“Giving an A” – Shift Teacher and Student Attitudes in the Classroom

My favorite way to ease into back-to-school is revisiting my favorite education books. After considering my feedback system, I realized that the first time I ever heard of going gradeless was when I read The Art of Possibility by Rosamund and Benjamin Zander.

Back in high school, my band director made band leadership students read the book in preparation for a leadership retreat. The entire book exudes passion and positivity – check out my favorite TED talk ever by Benjamin Zander for proof – but in particular, I re-read one chapter of the book called “Giving an A.”

Grades were initially created out of necessity in the 1800s when the only other accepted way to rank students was social standing. The grade itself cannot describe the student’s work or understanding like meaningful feedback can. Even as teaching practices move forward, grades are still used primarily as a way to measure and compare people.

In the Zanders’ point of view, “giving an A” means seeing the individual person and the dreams and promise within them. “When you give an A, you find yourself speaking to people not from a place of measuring how they stack up against your standards, but from a place of respect that gives them room to realize themselves” (p. 26).

Benjamin Zander means “giving an A” literally as well. In his music performance course, he noticed that students were too worried about how their performance would be measured to actually take creative risks. He decided to give all his students A’s to 1) help students embrace mistakes and 2) provide space for them to realize what’s possible.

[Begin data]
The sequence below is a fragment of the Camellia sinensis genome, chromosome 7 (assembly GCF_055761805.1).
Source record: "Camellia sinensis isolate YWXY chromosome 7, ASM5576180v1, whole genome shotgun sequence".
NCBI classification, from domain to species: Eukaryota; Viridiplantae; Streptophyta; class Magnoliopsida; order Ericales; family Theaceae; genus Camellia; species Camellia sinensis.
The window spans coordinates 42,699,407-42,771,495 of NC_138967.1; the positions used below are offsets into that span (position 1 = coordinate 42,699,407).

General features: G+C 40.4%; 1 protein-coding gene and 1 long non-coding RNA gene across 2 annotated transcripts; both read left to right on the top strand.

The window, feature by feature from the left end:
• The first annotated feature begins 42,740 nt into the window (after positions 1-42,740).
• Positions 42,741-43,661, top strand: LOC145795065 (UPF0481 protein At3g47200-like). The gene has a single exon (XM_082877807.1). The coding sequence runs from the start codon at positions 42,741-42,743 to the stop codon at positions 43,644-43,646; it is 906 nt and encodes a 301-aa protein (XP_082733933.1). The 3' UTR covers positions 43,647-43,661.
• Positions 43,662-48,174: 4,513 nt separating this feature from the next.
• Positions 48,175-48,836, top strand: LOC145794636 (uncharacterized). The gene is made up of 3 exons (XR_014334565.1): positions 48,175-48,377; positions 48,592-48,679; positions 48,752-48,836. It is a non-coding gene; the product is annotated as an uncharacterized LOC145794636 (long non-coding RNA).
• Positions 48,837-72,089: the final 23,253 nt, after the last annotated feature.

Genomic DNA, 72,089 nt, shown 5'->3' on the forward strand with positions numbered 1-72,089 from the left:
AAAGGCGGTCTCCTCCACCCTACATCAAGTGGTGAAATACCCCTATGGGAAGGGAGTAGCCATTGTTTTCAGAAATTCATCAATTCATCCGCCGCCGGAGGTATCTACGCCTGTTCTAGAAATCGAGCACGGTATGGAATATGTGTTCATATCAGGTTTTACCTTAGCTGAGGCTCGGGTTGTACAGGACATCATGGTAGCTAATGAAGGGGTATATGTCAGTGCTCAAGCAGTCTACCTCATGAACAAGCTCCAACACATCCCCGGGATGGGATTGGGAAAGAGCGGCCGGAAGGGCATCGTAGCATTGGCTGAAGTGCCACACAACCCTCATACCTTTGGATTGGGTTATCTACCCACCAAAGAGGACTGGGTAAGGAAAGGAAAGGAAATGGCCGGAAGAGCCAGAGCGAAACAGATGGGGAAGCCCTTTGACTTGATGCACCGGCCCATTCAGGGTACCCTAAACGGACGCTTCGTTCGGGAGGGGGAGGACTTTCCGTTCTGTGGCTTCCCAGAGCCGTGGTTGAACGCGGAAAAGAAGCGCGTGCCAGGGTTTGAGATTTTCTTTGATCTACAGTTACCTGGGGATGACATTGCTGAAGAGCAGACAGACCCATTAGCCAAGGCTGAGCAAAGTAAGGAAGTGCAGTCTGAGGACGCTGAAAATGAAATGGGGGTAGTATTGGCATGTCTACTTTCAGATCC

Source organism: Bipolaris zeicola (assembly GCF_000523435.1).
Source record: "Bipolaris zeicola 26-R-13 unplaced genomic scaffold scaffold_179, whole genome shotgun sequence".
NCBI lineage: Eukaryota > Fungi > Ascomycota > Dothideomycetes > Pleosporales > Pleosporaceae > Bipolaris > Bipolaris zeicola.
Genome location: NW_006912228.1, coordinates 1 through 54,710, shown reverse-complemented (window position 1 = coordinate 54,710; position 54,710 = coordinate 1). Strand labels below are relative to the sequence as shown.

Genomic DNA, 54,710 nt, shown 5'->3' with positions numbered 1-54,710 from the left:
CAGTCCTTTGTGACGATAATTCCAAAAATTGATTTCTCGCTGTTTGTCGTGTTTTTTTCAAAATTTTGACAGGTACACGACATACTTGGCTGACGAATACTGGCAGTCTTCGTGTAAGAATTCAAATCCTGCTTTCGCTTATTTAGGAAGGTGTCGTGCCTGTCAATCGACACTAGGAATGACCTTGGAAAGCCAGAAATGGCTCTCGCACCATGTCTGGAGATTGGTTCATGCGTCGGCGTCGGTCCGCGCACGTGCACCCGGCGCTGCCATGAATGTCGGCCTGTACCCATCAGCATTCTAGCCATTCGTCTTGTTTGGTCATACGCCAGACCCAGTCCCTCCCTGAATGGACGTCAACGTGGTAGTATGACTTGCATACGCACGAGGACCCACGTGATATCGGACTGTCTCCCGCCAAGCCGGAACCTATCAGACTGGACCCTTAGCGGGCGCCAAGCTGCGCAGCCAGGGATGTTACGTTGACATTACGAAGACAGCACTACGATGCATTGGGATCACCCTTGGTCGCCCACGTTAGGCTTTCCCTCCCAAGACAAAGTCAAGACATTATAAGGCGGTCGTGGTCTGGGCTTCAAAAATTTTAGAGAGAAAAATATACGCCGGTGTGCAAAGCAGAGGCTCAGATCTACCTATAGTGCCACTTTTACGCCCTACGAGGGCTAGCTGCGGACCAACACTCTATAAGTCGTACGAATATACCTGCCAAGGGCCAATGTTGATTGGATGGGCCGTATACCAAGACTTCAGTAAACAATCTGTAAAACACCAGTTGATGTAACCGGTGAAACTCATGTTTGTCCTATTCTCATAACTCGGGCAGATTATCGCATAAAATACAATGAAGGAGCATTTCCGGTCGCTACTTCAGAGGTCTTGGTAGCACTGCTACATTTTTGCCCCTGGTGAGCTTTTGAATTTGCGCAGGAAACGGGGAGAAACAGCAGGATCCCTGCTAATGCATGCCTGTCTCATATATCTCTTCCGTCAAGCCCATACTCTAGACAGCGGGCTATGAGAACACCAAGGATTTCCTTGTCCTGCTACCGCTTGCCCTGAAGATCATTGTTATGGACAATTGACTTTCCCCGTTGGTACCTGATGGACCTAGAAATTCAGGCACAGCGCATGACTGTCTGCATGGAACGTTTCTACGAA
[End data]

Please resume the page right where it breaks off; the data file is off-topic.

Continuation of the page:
Here’s the assignment he required of students in his course:

“Each student in this class will get an A for the course,” I announce. “However, there is one requirement that you must fulfill to earn this grade: Sometime during the next two weeks, you must write me a letter dated next May, which begins with the words, ‘Dear Mr. Zander, I got my A because…,’ and in this letter you are to tell, in as much detail as you can, the story of what will have happened to you by next May that is in line with this extraordinary grade.”

In writing their letters, I say to them, they are to place themselves in the future, looking back, and to report on all the insights they acquired and milestones they attained during the year as if those accomplishments were already in the past. Everything must be written in the past tense. Phrases such as “I hope,” “I intend,” or “I will” must not appear. The students may, if they wish, mention specific goals reached or competitions won. “But,” I tell them, “I am especially interested in the person you will have become by next May. I am interested in the attitude, feelings, and worldview of that person who will have done all she wished to do or become everything he wanted to be.” I tell them I want them to fall passionately in love with the person they are describing in their letter. (p. 27-28)

Beautiful, right? I’m SO glad that I happened to read this chapter just in time for the school year. It’ll be my first official assignment in my entrepreneurship course. Then, this letter will be the benchmark for all future reflections and conferences with students, because what better way to write your goals than to describe your future self?

When I give my students an A, and my students envision the best version of themselves, here’s the conversation that’s possible: How are you doing at realizing the person you want to be? How can you continue to grow in that direction? And, how can I better help you grow?

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